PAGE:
Difficulty expressing when baby's not at breast

I am going back to work in three weeks and am worried about expressing enough milk while away from my baby. I want to be able to express easily at work and continue to breastfeed as long as possible. I use the Nurture III pump and have no problem expressing while my baby is nursing. When he is not at my breast I have a difficult time. Is the Nurture III a good pump to use when I go back to work or should I rent or buy a better one?


Debbi Donovan

Debbi Donovan is a Board Certified Lactation Consultant, as well as a retired La Leche League Leader. For more than a decade, Debbi... Read more

It's wonderful that you want to continue nursing your baby when you return to work. Going back to work after having a baby can be very scary. Working moms may have lots of worries. They often wonder how this separation will affect breastfeeding, if they'll be able to express enough milk to keep up with their baby's needs, and especially, how they will handle all of it. Let me assure you, there is a period of adjustment, but many moms successfully combine long-term nursing and working full time.

It is always easier to express milk when your baby is at the breast. You are able to relax and allow your milk to eject. Your body has been conditioned to respond to your little guy's suckling. Now you will need to condition your body to also let-down to the pump.

A couple of weeks before returning to work you might want to begin to set up regular pumping sessions. Get very comfortable. Drape one of your baby's blankets (with his sweet baby scent) around your shoulders. You may find that starting out with a few minutes of hand expression allows you to let-down more quickly. Once your milk begins to spray you can switch to the pump. Relax -- think about your little one, look at his picture and visualize your milk flowing. Let the sound of the pump be your cue to slip into a deep relaxation.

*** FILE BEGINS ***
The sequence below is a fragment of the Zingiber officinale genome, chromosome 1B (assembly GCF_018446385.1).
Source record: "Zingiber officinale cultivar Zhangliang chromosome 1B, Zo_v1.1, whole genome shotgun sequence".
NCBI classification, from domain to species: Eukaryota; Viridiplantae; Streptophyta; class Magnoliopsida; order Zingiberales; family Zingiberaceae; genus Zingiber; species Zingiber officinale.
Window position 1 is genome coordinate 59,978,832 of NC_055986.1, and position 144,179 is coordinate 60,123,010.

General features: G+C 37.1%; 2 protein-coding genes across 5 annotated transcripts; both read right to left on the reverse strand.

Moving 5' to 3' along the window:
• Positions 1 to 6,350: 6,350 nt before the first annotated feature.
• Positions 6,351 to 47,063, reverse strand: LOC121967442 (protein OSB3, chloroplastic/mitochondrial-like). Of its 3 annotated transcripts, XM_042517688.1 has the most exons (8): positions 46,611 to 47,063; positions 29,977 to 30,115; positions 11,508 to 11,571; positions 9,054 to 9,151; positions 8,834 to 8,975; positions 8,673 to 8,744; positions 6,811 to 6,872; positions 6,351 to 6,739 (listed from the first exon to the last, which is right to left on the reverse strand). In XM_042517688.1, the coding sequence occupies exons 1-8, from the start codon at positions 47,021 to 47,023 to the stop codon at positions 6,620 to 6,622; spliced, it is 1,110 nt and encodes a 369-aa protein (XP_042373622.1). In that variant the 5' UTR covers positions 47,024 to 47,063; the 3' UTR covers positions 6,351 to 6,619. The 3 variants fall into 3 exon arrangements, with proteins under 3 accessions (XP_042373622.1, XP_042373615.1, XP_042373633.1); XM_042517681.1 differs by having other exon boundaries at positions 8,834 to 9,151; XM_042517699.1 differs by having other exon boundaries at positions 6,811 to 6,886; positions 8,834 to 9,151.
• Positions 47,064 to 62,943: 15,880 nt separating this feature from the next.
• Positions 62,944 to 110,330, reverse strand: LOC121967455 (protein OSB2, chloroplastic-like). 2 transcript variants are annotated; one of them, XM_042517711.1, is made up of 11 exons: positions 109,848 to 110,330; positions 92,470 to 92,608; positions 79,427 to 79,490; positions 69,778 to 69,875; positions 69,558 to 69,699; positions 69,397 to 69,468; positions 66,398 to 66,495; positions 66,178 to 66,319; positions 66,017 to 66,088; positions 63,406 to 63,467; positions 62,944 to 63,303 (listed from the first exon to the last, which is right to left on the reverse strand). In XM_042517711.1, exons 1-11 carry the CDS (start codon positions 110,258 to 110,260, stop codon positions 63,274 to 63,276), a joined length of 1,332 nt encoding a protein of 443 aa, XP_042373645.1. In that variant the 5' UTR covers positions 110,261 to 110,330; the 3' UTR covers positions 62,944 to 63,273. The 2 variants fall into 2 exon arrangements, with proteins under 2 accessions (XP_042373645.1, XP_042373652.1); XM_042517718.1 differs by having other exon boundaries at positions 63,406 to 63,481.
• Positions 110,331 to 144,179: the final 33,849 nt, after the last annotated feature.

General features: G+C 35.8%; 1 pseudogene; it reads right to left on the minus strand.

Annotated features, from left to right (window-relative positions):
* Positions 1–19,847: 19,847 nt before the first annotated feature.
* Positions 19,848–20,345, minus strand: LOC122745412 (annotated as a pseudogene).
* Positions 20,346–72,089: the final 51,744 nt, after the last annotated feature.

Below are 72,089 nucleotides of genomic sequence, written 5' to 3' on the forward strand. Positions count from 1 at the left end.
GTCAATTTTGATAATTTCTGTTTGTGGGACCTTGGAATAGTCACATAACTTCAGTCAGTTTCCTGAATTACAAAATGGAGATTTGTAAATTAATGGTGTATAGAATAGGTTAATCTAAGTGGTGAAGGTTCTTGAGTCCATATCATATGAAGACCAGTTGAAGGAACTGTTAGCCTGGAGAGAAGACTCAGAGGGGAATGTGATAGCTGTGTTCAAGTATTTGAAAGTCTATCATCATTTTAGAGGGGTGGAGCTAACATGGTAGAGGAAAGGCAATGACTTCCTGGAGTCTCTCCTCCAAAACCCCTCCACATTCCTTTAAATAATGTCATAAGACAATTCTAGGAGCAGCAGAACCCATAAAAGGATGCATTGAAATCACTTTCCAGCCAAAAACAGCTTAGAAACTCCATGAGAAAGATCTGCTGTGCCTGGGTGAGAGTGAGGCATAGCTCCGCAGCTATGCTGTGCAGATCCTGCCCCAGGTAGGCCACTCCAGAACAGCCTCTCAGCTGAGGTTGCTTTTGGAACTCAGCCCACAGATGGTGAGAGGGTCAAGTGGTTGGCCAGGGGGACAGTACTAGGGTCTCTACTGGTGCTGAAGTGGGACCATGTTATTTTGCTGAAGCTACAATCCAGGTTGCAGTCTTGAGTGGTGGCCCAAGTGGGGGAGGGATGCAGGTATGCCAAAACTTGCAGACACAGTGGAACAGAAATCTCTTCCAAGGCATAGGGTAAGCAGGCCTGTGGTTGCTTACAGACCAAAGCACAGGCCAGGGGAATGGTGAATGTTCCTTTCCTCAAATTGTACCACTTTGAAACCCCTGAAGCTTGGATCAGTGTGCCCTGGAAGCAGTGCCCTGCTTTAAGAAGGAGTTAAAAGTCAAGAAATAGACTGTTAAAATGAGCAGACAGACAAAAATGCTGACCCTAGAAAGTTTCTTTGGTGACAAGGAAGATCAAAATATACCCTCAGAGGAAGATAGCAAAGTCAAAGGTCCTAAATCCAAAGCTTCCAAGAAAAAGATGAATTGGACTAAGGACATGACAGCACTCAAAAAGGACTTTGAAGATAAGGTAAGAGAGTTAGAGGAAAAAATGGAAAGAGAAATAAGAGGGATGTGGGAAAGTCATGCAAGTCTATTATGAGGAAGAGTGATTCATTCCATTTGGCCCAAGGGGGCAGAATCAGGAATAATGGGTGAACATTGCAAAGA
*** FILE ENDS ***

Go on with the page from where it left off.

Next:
When you are single pumping or hand expressing, plan on spending around 20 to 30 minutes (total per session). Switch sides when your milk stops spraying and slows to a trickle. Breast compression (massage from outer quadrants toward the nipple) can also encourage your milk to flow. You will probably find that double pumping is quicker and easier, and often results in a greater quantity of expressed milk in less than 15 minutes.

When expressing milk at work, privacy is of the essence for moms (especially for those who have a bit of difficulty letting-down). See if there is an empty office or conference room where you can shut (lock) the door and feel secure that no one will barge in on you. I know that can be difficult at many workplaces. Follow the relaxing routine you will have established for pumping in those weeks prior to returning to work. Don't forget to bring a piece of your baby's clothing or a blanket and his picture. Enjoy a drink and easy-to-eat snack or your lunch. You might want to bring along a portable CD player and listen to your favorite relaxing music with headphones. Close you eyes, shut out the world, think of your sweet baby and let your milk flow.

The Nurture III is a good breastpump and it allows you to double pump. This pump works very well for many working moms. Once you've set up regular pumping sessions and begin conditioning your let down response see how this pump works for you. If you find you are still not able to express enough milk you may want to set up a short-term rental of a hospital-grade electric breastpump, such as the Lactina Select or the Classic. Remember, one pump is not perfect for all breastfeeding situations. My very best wishes for a long and happy nursing relationship!

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